Here's how an author's career used to look: said author would get her first book accepted by a big New York publisher, and said publisher would tell said author not to worry about a thing, marketing-wise. The happy author would be given a schedule for a tour and appearances and told to focus on what she does best–writing the next book.
Here's how an author's career looks now: said author's book may or may not be published by a big New York publisher. More likely, his book was put out by a small press, or maybe he published it himself. And said author knows that his publishers will do little, if anything, to market her work. He'll be calling bookstores, arranging guest posts, tracking down book reviewers himself. Writing the next book? That's something that will have to wait.
My first example is, clearly, art.
The second, business.
Two aspects of a writing career that exist side by side. And more and more these days, we hear how authors need to master both. Gone are the days when we writers could lavish all our time on the first aspect. This tends to upset us. We mutter dark invectives about having to focus on the business side of our careers. We begrudge time spent away from our writing.
And yeah, I get it. Every once in awhile I like to fantasize about having nothing to do but work on my novels. And then I realize I'd hate that. I like being on social media. (At least most sites. You can take Facebook and shove it as far as I'm concerned.) I love working with my clients. (Please don't tell them, but I learn as much from them as they learn from me.) I don't love cold-calling bookstores or seeking out reviewers, but hey, if it keeps me from working a real job, I'll deal.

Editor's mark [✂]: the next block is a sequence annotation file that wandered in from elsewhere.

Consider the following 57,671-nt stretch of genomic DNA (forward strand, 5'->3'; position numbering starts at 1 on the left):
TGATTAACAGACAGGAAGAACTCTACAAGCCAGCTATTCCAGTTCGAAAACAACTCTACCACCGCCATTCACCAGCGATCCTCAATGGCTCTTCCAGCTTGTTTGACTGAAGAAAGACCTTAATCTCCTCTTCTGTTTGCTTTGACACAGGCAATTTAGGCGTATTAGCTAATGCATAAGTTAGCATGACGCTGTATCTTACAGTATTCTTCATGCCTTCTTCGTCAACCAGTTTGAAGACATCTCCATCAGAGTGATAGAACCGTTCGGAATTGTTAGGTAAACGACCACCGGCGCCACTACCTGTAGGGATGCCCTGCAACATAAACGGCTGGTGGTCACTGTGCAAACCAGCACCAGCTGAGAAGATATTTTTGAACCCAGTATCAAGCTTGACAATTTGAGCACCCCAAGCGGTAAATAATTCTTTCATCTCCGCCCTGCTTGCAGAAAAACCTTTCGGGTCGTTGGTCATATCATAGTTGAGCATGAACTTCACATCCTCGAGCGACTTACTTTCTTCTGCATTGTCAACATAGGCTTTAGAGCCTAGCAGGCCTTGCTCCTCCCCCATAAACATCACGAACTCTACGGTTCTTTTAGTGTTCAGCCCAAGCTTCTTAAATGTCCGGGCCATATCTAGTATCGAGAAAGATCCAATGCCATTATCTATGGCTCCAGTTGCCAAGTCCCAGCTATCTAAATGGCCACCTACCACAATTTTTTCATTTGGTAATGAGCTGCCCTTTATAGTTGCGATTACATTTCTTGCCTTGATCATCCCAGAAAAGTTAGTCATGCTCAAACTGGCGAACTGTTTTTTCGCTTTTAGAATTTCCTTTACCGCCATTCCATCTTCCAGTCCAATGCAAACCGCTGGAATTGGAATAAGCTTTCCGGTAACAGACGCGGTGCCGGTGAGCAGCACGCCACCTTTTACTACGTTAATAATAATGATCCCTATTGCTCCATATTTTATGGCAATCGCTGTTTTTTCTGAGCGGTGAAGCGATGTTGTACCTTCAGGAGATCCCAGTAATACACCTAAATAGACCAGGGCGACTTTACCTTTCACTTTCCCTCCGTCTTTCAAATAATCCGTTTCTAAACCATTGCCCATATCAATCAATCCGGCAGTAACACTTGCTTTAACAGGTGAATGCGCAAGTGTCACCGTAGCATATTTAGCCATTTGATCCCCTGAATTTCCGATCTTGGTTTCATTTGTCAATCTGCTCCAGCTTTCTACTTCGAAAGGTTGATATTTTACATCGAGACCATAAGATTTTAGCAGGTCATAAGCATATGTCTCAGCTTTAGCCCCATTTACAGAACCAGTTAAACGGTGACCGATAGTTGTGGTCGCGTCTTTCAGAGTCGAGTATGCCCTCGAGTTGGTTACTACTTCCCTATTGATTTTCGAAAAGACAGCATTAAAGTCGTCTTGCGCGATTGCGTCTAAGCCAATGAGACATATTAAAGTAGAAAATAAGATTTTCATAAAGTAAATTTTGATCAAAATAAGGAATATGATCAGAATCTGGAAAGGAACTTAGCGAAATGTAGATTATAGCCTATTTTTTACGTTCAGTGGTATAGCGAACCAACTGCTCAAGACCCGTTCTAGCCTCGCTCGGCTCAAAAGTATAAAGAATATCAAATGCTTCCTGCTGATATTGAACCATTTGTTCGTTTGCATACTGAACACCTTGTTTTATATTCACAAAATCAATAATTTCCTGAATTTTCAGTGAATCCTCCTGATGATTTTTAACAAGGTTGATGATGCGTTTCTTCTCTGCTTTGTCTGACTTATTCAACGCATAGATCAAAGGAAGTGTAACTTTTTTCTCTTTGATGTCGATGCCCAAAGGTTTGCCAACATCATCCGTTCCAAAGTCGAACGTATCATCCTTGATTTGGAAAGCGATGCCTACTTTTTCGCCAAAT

And that's just it. In this brave new world of publishing that shifts daily, we really do have to master both the art and business sides of writing. I wish I had better news for you, but there it is. I may not have the news you want to hear, but I do have suggestions for how to make it as painless as possible. Here goes:
1. Always put your writing first. It's the basis of everything and if you're not doing it, you ultimately will not have a career because you won't have anything to market. So do the work, then worry about putting it out in the world. I mean this in a couple of ways:
a. Write your book before you worry about contacting an agent.
b. Put your writing before your marketing efforts on a daily basis. (For me, this means writing first thing in the morning. Then I feel good about what I've accomplished all day long and that gives me energy to do the crap I hate.)
2. Realize that business is not a dirty word. When we whisper the "b" word as if it were tainted, we do ourselves and our work a disservice. Remember, people exist in the world who actually think business–and the dreaded "m" word (marketing)–are fun. You and I may not fall into that category, but realize that business can be every bit as creative as putting words together on the page.
3. Know that the situation is not going to change soon. Don't waste your energy wishing you didn't have to master social media, or figuring out techie tools, or mastering marketing. Don't spend time longing for the old days, described above. Because they aren't coming back. As I used to tell my kids when they complained about doing something, "With all the energy you've wasted kvetching about it, you could have been done by now."
4. Get help. Everyone can benefit from coaching, whether its for your writing or your marketing efforts. If you're struggling, get help! There are tons of wonderful teachers out there who can help you master the skills you don't yet have.
5. Do it with everything you've got. You throw yourself at the page every day, right? You express your deepest feelings and fears and truths, right? Use the same mindset for the business side of things. Throw yourself at it, and give it everything you've got. Approach it with the reverence you give your writing and you will do just fine. More than that, you'll do great.
How do you reconcile the business and art side of your career?
(By the way, I have an email conversation with J.D. Frost to thank for the topic of this article. Thanks, J.D.!)